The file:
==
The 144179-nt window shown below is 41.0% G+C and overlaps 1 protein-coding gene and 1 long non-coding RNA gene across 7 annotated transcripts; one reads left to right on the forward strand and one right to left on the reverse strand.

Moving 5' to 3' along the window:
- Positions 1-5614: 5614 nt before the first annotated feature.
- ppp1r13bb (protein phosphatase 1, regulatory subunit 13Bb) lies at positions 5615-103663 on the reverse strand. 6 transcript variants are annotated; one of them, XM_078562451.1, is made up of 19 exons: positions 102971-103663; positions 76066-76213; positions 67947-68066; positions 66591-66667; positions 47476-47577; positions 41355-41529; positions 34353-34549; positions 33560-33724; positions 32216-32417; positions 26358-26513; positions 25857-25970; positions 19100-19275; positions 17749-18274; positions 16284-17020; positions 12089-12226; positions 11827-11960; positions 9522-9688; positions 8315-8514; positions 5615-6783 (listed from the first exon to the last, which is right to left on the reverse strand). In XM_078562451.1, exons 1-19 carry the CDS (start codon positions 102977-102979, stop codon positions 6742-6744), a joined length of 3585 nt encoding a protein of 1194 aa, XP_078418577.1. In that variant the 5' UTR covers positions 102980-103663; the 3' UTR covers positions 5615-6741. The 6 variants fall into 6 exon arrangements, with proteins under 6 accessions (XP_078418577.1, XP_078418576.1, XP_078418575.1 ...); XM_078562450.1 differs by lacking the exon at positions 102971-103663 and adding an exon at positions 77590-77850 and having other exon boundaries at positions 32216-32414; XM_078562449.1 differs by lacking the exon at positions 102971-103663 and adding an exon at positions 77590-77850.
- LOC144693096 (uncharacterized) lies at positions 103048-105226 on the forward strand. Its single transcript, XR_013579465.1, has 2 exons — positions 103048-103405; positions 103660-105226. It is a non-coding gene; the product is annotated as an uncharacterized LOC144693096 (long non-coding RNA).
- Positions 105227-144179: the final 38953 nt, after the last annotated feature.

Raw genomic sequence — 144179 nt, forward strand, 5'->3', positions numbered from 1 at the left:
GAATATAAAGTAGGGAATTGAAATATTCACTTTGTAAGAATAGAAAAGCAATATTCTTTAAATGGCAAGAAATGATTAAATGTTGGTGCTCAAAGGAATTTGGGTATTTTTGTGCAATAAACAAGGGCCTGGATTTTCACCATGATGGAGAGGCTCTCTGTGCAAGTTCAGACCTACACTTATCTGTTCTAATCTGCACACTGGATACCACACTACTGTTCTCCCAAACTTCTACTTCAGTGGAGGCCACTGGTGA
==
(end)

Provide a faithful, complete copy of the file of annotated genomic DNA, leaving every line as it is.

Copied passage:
The 144179-nt window shown below is 41.0% G+C and overlaps 1 protein-coding gene and 1 long non-coding RNA gene across 7 annotated transcripts; one reads left to right on the forward strand and one right to left on the reverse strand.

Moving 5' to 3' along the window:
- Positions 1-5614: 5614 nt before the first annotated feature.
- ppp1r13bb (protein phosphatase 1, regulatory subunit 13Bb) lies at positions 5615-103663 on the reverse strand. 6 transcript variants are annotated; one of them, XM_078562451.1, is made up of 19 exons: positions 102971-103663; positions 76066-76213; positions 67947-68066; positions 66591-66667; positions 47476-47577; positions 41355-41529; positions 34353-34549; positions 33560-33724; positions 32216-32417; positions 26358-26513; positions 25857-25970; positions 19100-19275; positions 17749-18274; positions 16284-17020; positions 12089-12226; positions 11827-11960; positions 9522-9688; positions 8315-8514; positions 5615-6783 (listed from the first exon to the last, which is right to left on the reverse strand). In XM_078562451.1, exons 1-19 carry the CDS (start codon positions 102977-102979, stop codon positions 6742-6744), a joined length of 3585 nt encoding a protein of 1194 aa, XP_078418577.1. In that variant the 5' UTR covers positions 102980-103663; the 3' UTR covers positions 5615-6741. The 6 variants fall into 6 exon arrangements, with proteins under 6 accessions (XP_078418577.1, XP_078418576.1, XP_078418575.1 ...); XM_078562450.1 differs by lacking the exon at positions 102971-103663 and adding an exon at positions 77590-77850 and having other exon boundaries at positions 32216-32414; XM_078562449.1 differs by lacking the exon at positions 102971-103663 and adding an exon at positions 77590-77850.
- LOC144693096 (uncharacterized) lies at positions 103048-105226 on the forward strand. Its single transcript, XR_013579465.1, has 2 exons — positions 103048-103405; positions 103660-105226. It is a non-coding gene; the product is annotated as an uncharacterized LOC144693096 (long non-coding RNA).
- Positions 105227-144179: the final 38953 nt, after the last annotated feature.

Raw genomic sequence — 144179 nt, forward strand, 5'->3', positions numbered from 1 at the left:
GAATATAAAGTAGGGAATTGAAATATTCACTTTGTAAGAATAGAAAAGCAATATTCTTTAAATGGCAAGAAATGATTAAATGTTGGTGCTCAAAGGAATTTGGGTATTTTTGTGCAATAAACAAGGGCCTGGATTTTCACCATGATGGAGAGGCTCTCTGTGCAAGTTCAGACCTACACTTATCTGTTCTAATCTGCACACTGGATACCACACTACTGTTCTCCCAAACTTCTACTTCAGTGGAGGCCACTGGTGA